11 Meta-Novels That Will Blow Your Mind

by . Posted on Flavorpill -  Thursday Aug 2, 2012

As you might have noticed, we love us some meta literature here at Flavorwire. So when we heard about Ariel S. Winter’s The Twenty-Year Death, a novel in three novels, each in the style of a different mystery writer, which hits bookstores next week, we asked the author to give us a rundown on some of his favorite works of meta-fiction.
“When it comes to novels,” he writes, “I’ve always been as excited by form as by story. Narrators within narrators, footnotes, colored ink, unique page layout, frame narratives, genre-bending, blank pages, photographs; these all pique my interest. However, I’ve had to learn that when I discuss my own novel The Twenty-Year Death, I need to lead with story rather than form or my interlocutor loses interest. Perhaps that’s because playing with form can be so hard to do right. If story is sacrificed for form, a novel’s no fun to read. If unique form seems unnecessary for the telling of the story, then these tricks feel only like tricks, unearned. It is only when a novel can be told in no other way, and remains entertaining and enlightening, that a book with unusual form works.”
“This list includes books that use all of the above techniques, and challenge the reader by telling stories in new ways,” Winter continues. “I limited myself to novels written in English (with one exception) and arranged the list chronologically. So if you want to read something a little different, these books are a good place to start.” Click through to read Winter’s picks, and then if you feel so moved, feel free to add to his list in the comments!

The Life and Opinions of Tristram Shandy, Gentleman (1759-1767) by Laurence Sterne
This is the one that started it all. In the mid-18th century, the question “what is a novel” was still hotly contested. Pamela, an epistolary novel by Samuel Richardson that is considered the first novel written in English, was published in 1740, marked by realism and psychological insight. Enter Sterne in 1759 with Tristram Shandy. It claims to be the memoirs of a country gentleman, but instead of his memoirs, we get digression after digression, and along the way there are black pages, marbled pages, drawings, sermons, and essays. It’s all farce with no sign of realism, controversial at the time, and still hilarious today.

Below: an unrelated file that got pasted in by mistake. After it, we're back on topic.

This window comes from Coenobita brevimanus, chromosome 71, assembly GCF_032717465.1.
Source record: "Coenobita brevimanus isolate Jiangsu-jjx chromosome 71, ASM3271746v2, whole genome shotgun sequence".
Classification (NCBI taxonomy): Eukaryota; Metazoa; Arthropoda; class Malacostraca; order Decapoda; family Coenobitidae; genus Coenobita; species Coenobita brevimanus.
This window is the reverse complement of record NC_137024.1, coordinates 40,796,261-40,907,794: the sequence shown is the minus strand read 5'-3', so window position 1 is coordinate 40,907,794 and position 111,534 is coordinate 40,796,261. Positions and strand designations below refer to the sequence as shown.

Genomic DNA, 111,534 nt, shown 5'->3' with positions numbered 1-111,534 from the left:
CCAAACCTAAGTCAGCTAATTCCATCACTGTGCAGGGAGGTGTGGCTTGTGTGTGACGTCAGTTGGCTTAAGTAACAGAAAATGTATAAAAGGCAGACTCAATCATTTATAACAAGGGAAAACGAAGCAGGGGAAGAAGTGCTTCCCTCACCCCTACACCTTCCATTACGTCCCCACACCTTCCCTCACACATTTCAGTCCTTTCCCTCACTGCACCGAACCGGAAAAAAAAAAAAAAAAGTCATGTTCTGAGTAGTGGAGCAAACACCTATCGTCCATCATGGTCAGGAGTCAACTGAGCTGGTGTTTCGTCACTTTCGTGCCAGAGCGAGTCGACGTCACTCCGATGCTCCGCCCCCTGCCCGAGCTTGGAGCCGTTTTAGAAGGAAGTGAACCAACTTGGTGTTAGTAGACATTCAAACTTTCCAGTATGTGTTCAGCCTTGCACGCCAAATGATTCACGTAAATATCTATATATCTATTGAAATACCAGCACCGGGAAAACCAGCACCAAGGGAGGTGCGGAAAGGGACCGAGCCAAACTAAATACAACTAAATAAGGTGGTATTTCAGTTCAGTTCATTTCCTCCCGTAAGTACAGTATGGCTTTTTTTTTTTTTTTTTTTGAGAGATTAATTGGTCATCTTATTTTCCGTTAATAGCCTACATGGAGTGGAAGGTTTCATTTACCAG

Frankenstein; or, The Modern Prometheus (1818) by Mary Shelley
Frankenstein begins as a series of letters from Captain Robert Walton to his sister, as he embarks on a voyage to the North Pole. Shortly after his ship becomes ice locked, Walton rescues a half-frozen sledge rider: Victor Frankenstein. Frankenstein tells the story of his attempt and success to reanimate the dead (which is written down by Walton and sent to his sister). In Frankenstein’s story, Frankenstein’s monster tells Frankenstein his story (which Frankenstein tells Walton who writes to his sister). This makes Frankenstein a Matryoshka doll of a novel, narratives within narratives within narratives.

Albert Angelo (1964) by B. S. Johnson
Let’s get it said up front: Albert Angelo has holes cut in its pages. It also has text in two columns, the left as dialog, the right as the interior thoughts of the eponymous protagonist. It also has reproductions of an advertisement, and sections in the form of a play, and multiple narrative viewpoints. The story is of a young struggling architect working as a substitute teacher in a bad neighborhood while brooding about his ex-girlfriend. But it’s really about novels and writing, and it is alternately funny and very serious.

Full list at Flavorpill